The goalkeeper sometimes called the keeper or goalie is the team’s last line of defense. His job is to protect the goal and make sure the ball does not pass through it. Each football team has only one goalkeeper. Yes, only ONE goalie.
The goalkeeper holds a unique position in that he’s the only player on a team who can handle the ball. He is allowed to handle the ball only inside his penalty area. If the keeper does so outside the area, he runs the risk of receiving a red card.
Goalkeepers are not allowed to handle the ball in their own area if it is been passed back to them by a team mate who’s used his feet to do so. If a goalkeeper does handle such a pass, the other team is awarded an indirect free kick. The keeper can, however, pick up a headed pass or one played off any part of his team mate’s body above the knee, and do so without penalty.
Goalkeepers are allowed to play the ball with their feet, either on the floor anywhere on the field or with a drop kick from inside their area. They can run anywhere on the field, but rarely make excursions because this would leave the goal unattended, making it easy for the opposition to score. They’re also permitted, like any other player on the field, to score goals.
A goalkeeper has the following main responsibilities:
- Keep goal and stop any shots from going in.
- Constantly organize and motivate the team’s defenders, giving them tactical advice during play.
- Organize the team in the defense of free kicks and corners.
- Collect crosses and passes forward before opposition players can get to them.
- Take goal kicks and free kicks from inside his own area.
- Distribute the ball to team mates quickly and efficiently, by either throwing or kicking the ball, in the hope of setting his team on an instant counterattack.
Keepers effectively have three means of stopping the opposing team scoring a goal: use their hands to stop the shot, parrying it back out into play, tipping it away from goal or holding onto it; hack it clear with their feet; or somehow block it with any other part of their body, usually by spreading themselves as big as possible.
Keepers must wear distinctive clothing that distinguishes them from their team mates, all opposition players, and the referee. They can wear padded gloves and are allowed to wear peaked caps to keep out the sun, making it easier to claim balls dropping from the sky or padded head guards.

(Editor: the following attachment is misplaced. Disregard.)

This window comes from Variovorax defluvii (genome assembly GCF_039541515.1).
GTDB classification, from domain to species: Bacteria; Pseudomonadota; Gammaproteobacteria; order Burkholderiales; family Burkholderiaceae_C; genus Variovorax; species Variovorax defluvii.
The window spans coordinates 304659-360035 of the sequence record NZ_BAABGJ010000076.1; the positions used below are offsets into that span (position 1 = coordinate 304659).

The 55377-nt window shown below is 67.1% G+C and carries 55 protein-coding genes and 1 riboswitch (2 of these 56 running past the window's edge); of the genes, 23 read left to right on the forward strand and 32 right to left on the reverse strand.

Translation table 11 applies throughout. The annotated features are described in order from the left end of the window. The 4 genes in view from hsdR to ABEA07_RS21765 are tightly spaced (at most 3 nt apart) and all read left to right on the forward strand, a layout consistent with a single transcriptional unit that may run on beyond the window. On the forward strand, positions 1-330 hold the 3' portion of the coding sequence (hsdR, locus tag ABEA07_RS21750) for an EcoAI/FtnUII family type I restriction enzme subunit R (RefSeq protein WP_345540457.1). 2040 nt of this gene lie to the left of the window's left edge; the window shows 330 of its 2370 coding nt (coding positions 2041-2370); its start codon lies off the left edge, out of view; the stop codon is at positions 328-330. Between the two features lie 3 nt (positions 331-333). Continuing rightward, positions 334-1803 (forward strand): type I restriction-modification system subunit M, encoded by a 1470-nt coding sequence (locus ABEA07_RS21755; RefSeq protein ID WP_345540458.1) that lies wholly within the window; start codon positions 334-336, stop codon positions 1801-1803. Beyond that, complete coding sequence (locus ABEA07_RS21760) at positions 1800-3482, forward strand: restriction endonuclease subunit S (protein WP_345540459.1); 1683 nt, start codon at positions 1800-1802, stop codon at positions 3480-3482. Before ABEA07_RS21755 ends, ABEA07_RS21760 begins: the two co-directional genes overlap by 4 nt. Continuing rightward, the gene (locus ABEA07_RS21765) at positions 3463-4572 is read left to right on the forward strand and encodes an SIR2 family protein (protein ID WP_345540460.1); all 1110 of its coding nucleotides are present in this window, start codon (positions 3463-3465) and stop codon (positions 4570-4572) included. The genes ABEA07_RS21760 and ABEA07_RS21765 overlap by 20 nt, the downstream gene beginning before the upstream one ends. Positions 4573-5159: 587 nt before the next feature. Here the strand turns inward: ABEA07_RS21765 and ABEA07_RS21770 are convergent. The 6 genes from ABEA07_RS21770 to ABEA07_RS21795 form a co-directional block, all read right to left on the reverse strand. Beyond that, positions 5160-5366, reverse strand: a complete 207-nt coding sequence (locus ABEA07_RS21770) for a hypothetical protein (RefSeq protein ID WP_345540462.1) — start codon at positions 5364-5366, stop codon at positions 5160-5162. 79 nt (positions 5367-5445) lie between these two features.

Teams must field a goalkeeper at all times. So if a goalkeeper is unable to continue through injury or is sent off, he must be replaced by a substitute goalkeeper. However, if a team has no substitutions left, then one of the team’s outfield players has to stand in goal.
Keepers consider safety first, and as a basic rule position them- selves in the middle of the goal, in front of the net. However, while their own team is attacking and the ball is in the other half of the field, they often wander around their area, sometimes even venturing outside it.
Goalkeepers need to keep their concentration. They can conceivably spend the majority of the game doing absolutely nothing, only to find the opposition suddenly attacking strongly.
Sometimes, if the opposition breaks quickly up-field after a deep pass is played, leaving defenders in their wake, a goalkeeper rushes out from his area to punt the ball clear before any opposition player can get to it. He is effectively acting as a last-ditch defender, one example of when a player helps out a team mate in another position.
Although size is not always a determining factor in picking a goalkeeper, it’s rare to see a team fielding a keeper under 6 feet tall. In fact, even 6 feet is now seen as an under-average height for a keeper, with many of the top teams fielding players of 6 foot 4 inches and above. However, there is one disadvantage of being too tall, it takes a split second longer to get down for low shots.
As the last line of defense, a mistake by a goalkeeper usually ends up with the opposing team scoring a goal. This means the stakes for goalkeepers are high, as are the levels of criticism when things go awry. As a result, keepers have to grow a thick skin and have the sort of mental strength that allows them to put mistakes firmly in the past. This is easier said than done, even at the top level of soccer, where a single mistake in one game has defined many great professional goalkeepers’ entire careers.